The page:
Curriculum Committee News
University of South Alabama College of Medicine
February 2016
The CURRents newsletter, published three times each year by the College of Medicine Division of Medical Education, is designed to inform USA COM faculty, residents and students about ongoing developments and events in our UME program. Its format parallels UME quality improvement efforts. Hence, in every issue you will be updated on the current stage of progress toward completion of a particular program initiative as we work through a PDSA quality improvement cycle of Planning, Doing, Studying and Acting.

Planning: Professional Behaviors Initiative

To affirm the College’s responsibility to create, support and facilitate an optimal learning environment for medical education, the Curriculum Committee, in collaboration with the Graduate Medical Education Council, launched the Professional Behaviors (PROBE) initiative in November. Consisting of clinical and basic science faculty, medical school administration, residents, students, and hospital administrators, five working groups were established to develop a plan of action during the spring of 2016 for Curriculum Committee approval and implementation by July 1, 2016. The DETECTION & INFORMATION group will optimize student evaluation tools used to monitor positive and negative professional behaviors, particularly those encountered in the clerkship year. The EDUCATION group will develop a comprehensive strategy to promote and enhance the learning environment across the UME-GME continuum and USA hospital system through student and resident orientation and faculty development. The REPORTING group will design a centralized process for students to transmit concerns about unprofessional behaviors without fear of reprisal or losing anonymity. The INVESTIGATION group will define concrete steps to recognize and remediate unprofessional behaviors. Finally the POLICY group will revise the College’s comprehensive written statement on student wellness and the learning environment including the operating procedures by which the overall program is carried out.


Doing: Te4Q Initiative

Efforts aimed to accomplish Te4Q certification for several USACOM faculty members are ongoing. This initiative has focused on development of communication skills related to transition of care utilizing the SBAR tool.  The introduction of SBAR into the UME curriculum was approved by the curriculum committee during the fall and will be featured for the first time as part of clinical skills education during the BCS module in the month of February. To determine the UME curriculum requirements for SBAR, a needs assessment survey was completed by medical students prior to curriculum development.  The impact of SBAR education in UME will be assessed after the conclusion of the BCS module. This information will be shared with ongoing SBAR initiatives within different GME programs and the USA Health Care Systems.  It is expected that once data for all SBAR initiatives are available, the results of this effort will lead to various scholarly products and Te4Q certification.

Studying: LEAP Curriculum Overhaul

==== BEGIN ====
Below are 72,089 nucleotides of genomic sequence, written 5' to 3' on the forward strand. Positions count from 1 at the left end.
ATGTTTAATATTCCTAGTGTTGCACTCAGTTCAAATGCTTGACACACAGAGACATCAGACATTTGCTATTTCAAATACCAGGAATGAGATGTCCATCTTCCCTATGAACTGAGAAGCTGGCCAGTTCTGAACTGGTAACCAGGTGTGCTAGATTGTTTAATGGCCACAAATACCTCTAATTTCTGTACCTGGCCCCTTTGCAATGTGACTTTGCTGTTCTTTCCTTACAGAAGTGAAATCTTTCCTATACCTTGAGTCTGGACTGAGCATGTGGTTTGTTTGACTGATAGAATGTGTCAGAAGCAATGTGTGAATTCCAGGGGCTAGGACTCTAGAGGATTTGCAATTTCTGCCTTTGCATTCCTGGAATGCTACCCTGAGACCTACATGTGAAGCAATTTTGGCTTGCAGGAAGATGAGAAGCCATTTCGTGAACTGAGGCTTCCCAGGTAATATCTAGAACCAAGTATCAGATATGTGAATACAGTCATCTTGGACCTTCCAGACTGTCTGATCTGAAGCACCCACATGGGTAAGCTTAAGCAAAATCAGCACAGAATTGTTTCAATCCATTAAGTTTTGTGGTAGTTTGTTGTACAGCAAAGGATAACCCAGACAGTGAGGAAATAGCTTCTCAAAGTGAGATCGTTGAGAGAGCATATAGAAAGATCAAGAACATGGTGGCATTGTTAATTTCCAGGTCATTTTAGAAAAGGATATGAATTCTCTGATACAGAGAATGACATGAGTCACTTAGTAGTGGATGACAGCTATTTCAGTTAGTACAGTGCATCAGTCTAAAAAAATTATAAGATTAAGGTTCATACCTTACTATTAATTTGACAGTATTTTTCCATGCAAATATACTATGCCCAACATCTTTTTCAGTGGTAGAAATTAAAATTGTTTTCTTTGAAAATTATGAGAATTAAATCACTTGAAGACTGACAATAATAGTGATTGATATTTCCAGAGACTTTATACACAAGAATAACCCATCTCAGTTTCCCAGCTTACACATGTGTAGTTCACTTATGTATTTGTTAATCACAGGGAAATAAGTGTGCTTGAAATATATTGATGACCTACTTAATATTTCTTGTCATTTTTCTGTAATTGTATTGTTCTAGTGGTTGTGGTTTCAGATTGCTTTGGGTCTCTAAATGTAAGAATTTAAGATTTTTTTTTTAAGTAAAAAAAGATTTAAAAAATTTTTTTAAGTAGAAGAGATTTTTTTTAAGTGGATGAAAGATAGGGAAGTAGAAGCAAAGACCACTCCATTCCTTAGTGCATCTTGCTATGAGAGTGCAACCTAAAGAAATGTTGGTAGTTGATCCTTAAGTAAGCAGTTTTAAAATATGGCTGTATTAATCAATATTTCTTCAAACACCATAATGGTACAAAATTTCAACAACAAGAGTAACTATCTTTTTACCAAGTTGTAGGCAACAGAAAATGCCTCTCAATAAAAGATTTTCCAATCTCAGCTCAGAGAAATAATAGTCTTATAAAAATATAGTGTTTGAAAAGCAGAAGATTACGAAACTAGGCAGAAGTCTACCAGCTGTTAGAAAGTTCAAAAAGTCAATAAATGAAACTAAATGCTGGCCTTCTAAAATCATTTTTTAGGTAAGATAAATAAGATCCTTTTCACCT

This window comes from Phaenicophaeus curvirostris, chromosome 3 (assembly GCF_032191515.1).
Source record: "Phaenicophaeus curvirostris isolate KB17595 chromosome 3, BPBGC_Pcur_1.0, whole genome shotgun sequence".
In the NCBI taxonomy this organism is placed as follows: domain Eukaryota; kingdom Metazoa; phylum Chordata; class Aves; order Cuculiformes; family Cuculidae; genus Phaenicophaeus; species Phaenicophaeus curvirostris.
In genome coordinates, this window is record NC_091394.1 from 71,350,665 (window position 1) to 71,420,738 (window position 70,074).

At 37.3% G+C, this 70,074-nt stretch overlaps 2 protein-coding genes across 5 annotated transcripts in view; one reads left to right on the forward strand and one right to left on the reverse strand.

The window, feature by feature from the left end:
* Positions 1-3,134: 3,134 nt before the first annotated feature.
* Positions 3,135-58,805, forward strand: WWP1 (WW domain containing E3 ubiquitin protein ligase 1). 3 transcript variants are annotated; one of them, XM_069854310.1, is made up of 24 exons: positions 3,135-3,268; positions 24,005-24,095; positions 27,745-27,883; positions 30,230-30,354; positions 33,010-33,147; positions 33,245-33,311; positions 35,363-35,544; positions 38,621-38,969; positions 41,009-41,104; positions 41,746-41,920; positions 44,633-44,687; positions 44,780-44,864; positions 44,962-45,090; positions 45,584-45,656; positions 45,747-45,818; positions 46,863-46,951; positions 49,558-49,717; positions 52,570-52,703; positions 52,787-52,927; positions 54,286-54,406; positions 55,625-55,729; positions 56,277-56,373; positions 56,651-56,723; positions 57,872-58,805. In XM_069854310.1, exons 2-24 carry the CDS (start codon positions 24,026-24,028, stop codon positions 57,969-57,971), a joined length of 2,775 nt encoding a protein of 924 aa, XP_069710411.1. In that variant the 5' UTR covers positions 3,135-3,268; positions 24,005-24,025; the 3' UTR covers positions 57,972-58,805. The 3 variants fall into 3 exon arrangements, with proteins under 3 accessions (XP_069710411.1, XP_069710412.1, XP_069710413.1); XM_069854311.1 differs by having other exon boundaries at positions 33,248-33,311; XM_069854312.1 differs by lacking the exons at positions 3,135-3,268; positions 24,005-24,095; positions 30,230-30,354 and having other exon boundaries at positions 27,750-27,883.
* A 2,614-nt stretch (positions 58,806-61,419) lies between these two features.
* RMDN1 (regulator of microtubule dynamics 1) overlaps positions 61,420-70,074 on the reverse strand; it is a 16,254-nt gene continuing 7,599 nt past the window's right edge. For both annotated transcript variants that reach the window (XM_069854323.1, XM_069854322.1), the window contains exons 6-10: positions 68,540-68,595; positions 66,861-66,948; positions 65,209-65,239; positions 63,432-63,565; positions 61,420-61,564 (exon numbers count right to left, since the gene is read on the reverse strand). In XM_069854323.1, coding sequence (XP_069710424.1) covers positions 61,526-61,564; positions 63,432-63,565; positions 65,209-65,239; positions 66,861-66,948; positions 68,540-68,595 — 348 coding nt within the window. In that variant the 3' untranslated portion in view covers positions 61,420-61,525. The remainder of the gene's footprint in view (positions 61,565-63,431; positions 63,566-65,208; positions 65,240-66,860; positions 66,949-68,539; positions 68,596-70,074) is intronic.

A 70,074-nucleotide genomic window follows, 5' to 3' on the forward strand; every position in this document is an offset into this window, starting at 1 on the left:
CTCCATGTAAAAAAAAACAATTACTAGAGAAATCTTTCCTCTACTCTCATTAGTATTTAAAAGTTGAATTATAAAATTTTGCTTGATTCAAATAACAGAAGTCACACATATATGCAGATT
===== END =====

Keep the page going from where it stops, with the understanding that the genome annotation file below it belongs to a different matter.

The current complimentary course to Clinical Skills, Longitudinal Experience in Ambulatory Practice (LEAP), is undergoing a curricular restructure to increase quality across curricular and authentic learning experiences that focus on professionalism and the development of interpersonal and communication skills among first and second year students. A comparison of longitudinal programs and curricula was conducted to determine what changes were feasible during the current transition of the program from a grant-supported initiative run by the department of Family Medicine to the Department of Medical Education and a fully integrated curriculum. USA’s timeline and goals for LEAP compare well with similar schools. Content, however, is an area that is under intensive study and revision by the LEAP Curriculum Task Force. Modifications to the course for 2016-17 will include a differentiation in curricula for first and second year students. First year students will continue to focus on authenticating foundational ambulatory skills while second year students will have options to follow different pathways of more specific ambulatory clinical learning in advance of their clerkship year.

Acting: Active Learning Center at Children's and Women's Hospital

As the College of Medicine has transformed its curriculum to focus on active learning, updated classrooms have been created to support the new approach. The first Active Learning Center was completed in 2012 on the main campus and is heavily utilized in the pre-clerkship curriculum.  The success of this form of instruction resulted in the creation of a second center at the USA Medical Center Mastin Building. This space is used primarily by the Internal Medicine, Neurology and Surgery Clerkships. Recently, the previous library space at Children’s and Women’s Hospital has been renovated to create a third Active Learning Center, which in now available for use by the Pediatrics, OB/GYN and Family Medicine Clerkships. Each of these centers is well-equipped to support collaborative learning exercises.

Using the new Active Learning Center at C&W
Clerkship students engaged in case review in the newest active learning center located in the Department of Obstetrics and Gynecology.

In this issue:


Tony Gard, PhD
Assistant Dean for Medical Education, Assessment and Evaluation

Benjamin Estrada, MD
Assistant Dean for Medical Education, Faculty Development


Andrea Wright, MLIS
Information Services Coordinator, USA Biomedical Library
If you have any questions or suggestions regarding this newsletter or our UME program, let us know at
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Copyright © 2016 University of South Alabama College of Medicine Curriculum Committee, All rights reserved.

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